The Detroit Tigers may not be up to anything, but that doesn’t mean the rest of baseball is dormant. This time, it was the Washington Nationals making waves; they agreed to a six-year contract with free agent lefthander Patrick Corbin on Tuesday, according to reports from the usual big-name reporters on Baseball Twitter. Corbin’s deal is worth $140 million, but the yearly breakdown — including the inevitable amount of deferred money from surprisingly stingy Nats ownership — is still unknown.
Surprisingly, the biggest storylines to come out of this deal aren’t about Corbin’s fit with the Nationals, but rather how his contract impacts the rest of baseball. For one, it indicates that the free agent silly season might not be completely dead; Corbin is a good pitcher, but had a career 4.12 ERA and 3.96 FIP in nearly 750 innings prior to his stellar 2018 campaign. Washington’s investment in him is significant — he will earn more than $23 million per season on average, and they are giving up a couple of draft picks and international slot bonus money as well — and a big risk for an organization that is still trying to find its place in a much-improved National League East division.
Corbin’s deal also hints that Bryce Harper may have a new home in 2019. While we all assumed this would be the case after a lackluster 2018 season with little communication between the two sides, Corbin’s new contract puts the onus on Nats ownership to either commit to paying him the money he wants, or move on from the best player in franchise* history.
No one has said so, but stands to reason Rizzo and Co. plan is take care of business, leave the Harper decision up to ownership. Lerners were always going to have to make an unprecedented commitment to get. So get roster right without saving up for Harper, leave it up to them.— Chelsea Janes (@chelsea_janes) December 4, 2018
With or without Harper, the Nats are still loaded for 2019. They have a monstrous rotation, with Corbin joining Max Scherzer and Stephen Strasburg to form the best front three in baseball. Our friends at Beyond the Box Score think Corbin will be worth the money, and even a slight drop-off will represent a big upgrade for a club that needed 30 starts out of Jeremy Hellickson and Erick Fedde last season. They also have a capable outfield, with Juan Soto, Adam Eaton, Michael A. Taylor, and Victor Robles all under team control through 2021 (or longer).
*The Nats are all too eager to ignore their days in Montreal, so it’s only fitting that we do too in order to make that sentence sound better.
Hey, the Tigers did a thing too
That thing was signing catcher Bobby Wilson to a minor league deal. Wilson has already been assigned to Triple-A Toledo, and will serve in a similar role that Jarrod Saltalamacchia did last season. The difference? Wilson will be around to mentor top catching prospect Jake Rogers, an excellent defender who will likely benefit from Wilson’s tutelage on the finer points of the game.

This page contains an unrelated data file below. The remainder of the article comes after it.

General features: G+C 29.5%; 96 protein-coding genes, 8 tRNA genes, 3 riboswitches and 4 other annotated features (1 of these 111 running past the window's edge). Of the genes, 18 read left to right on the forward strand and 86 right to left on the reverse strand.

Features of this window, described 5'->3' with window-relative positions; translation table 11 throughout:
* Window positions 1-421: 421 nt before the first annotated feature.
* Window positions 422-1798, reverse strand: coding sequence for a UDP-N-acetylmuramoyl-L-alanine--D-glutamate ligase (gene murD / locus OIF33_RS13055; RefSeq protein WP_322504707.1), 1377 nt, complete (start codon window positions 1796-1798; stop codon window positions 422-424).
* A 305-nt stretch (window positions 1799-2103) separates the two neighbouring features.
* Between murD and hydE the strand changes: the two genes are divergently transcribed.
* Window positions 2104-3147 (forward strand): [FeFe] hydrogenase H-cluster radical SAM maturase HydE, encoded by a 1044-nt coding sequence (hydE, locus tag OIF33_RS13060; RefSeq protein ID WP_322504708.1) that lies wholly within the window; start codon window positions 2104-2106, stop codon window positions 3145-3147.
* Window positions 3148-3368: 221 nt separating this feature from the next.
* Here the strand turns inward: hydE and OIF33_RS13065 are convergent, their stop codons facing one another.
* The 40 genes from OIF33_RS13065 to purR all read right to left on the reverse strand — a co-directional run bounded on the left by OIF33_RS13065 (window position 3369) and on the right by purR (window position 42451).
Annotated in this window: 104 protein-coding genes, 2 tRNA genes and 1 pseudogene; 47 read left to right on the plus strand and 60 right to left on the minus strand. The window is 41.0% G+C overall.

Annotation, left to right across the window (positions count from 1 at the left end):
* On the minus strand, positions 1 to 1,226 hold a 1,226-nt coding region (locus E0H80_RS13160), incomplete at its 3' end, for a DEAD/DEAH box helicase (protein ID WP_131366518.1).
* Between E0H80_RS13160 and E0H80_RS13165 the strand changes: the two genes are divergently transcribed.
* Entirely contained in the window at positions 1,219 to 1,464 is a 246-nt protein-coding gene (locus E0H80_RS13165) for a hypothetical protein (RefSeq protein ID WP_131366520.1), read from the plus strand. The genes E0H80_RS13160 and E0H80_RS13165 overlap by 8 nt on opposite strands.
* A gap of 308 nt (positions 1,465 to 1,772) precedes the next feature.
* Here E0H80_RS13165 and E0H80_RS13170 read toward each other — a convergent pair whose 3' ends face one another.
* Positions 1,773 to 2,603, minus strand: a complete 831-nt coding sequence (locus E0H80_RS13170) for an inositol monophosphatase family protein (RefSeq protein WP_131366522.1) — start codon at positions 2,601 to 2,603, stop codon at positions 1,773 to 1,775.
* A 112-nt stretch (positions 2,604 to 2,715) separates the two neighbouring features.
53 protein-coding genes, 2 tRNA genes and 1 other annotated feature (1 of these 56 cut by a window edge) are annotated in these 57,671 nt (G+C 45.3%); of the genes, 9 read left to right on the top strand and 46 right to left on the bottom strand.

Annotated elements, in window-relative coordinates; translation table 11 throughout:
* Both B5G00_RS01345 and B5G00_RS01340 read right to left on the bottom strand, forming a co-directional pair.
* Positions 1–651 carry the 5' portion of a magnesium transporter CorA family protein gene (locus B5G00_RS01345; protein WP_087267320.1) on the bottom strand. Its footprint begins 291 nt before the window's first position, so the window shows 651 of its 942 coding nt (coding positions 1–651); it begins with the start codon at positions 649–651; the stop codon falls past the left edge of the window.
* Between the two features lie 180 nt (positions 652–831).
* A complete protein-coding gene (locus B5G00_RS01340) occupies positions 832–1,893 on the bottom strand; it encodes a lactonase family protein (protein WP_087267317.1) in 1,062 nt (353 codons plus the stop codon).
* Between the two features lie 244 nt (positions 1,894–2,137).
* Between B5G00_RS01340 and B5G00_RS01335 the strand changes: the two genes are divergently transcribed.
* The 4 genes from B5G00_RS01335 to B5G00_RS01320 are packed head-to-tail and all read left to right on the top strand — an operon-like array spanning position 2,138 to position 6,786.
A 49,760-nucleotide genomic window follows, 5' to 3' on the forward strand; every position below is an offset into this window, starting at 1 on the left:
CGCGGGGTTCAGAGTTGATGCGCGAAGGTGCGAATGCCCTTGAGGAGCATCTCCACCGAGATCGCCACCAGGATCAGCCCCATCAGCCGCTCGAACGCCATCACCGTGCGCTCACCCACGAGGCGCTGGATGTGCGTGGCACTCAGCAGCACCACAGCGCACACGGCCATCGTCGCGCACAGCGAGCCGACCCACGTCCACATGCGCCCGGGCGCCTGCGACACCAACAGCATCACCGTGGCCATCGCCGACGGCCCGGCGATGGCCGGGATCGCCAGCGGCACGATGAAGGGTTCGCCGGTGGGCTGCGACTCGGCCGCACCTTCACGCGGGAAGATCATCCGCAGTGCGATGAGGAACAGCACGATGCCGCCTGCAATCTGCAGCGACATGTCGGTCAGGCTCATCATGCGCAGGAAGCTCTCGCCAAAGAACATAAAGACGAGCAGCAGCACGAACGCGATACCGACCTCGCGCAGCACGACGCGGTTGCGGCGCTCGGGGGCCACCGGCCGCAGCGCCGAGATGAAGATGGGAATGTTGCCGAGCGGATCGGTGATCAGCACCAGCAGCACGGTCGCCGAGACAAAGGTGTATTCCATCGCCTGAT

It’s not the big splash (or even a major league deal) that we were hoping for, but I can’t knock Al Avila for filling a hole with a veteran backstop who has carved out a decade-long career thanks to his solid defensive work.
The Tigers also re-upped with reliever Louis Coleman, which we probably discussed (and subsequently forgot) earlier this week.
Stop me if you’ve heard this before...
...but a Tigers player has an injury more serious that we initially believed. Michael Fulmer’s knee surgery was a bit more complicated than we (and the Tigers) anticipated.
“It wasn’t just a run-of-the-mill meniscus surgery,” Fulmer said on Monday from his home outside Oklahoma City. “They X-rayed the lateral side of my knee and it had grounded down pretty much, and the cartilage had rubbed right through.”
So, on top of the meniscectomy, Andrews also had to perform a modified micro-fracture technique on the bone, chondroplasty, to promote better blood flow in the area. “I don’t want people thinking I had micro-fracture surgery, because it wasn’t that bad,” Fulmer said.
Umm, that’s microfracture surgery, modified or not. Luckily, Fulmer still has nearly three months to recover — and almost five total since his Sept. 20 surgery — until the start of spring training. One hopes that the Tigers will take it slow with him, especially since they have no interest in competing in 2019, but that hasn’t always been the case in the past. And with this representing Fulmer’s second surgery on that same knee, I don’t blame you if you’re a bit concerned.
Let’s go shopping!
MLive’s Evan Woodberry detailed five free agents who would be a good fit for the 2019 Tigers. As you might imagine, all five players can likely be had on cheap, one-year deals. And if they look familiar, they are; we have individually profiled four of the five (and the fifth is really boring).
Around the horn
Anthony Fenech is a bit optimistic about James McCann, but otherwise correct in diagnosing why the Tigers non-tendered him and Alex Wilson. The Astros signed Robinson Chirinos, which means Martin Maldonado needs a new home. Grant Brisbee on the Mariners. Jeff Sullivan on the Mariners, but also the Phillies. DRC+ believes Miguel Cabrera was a deserving MVP.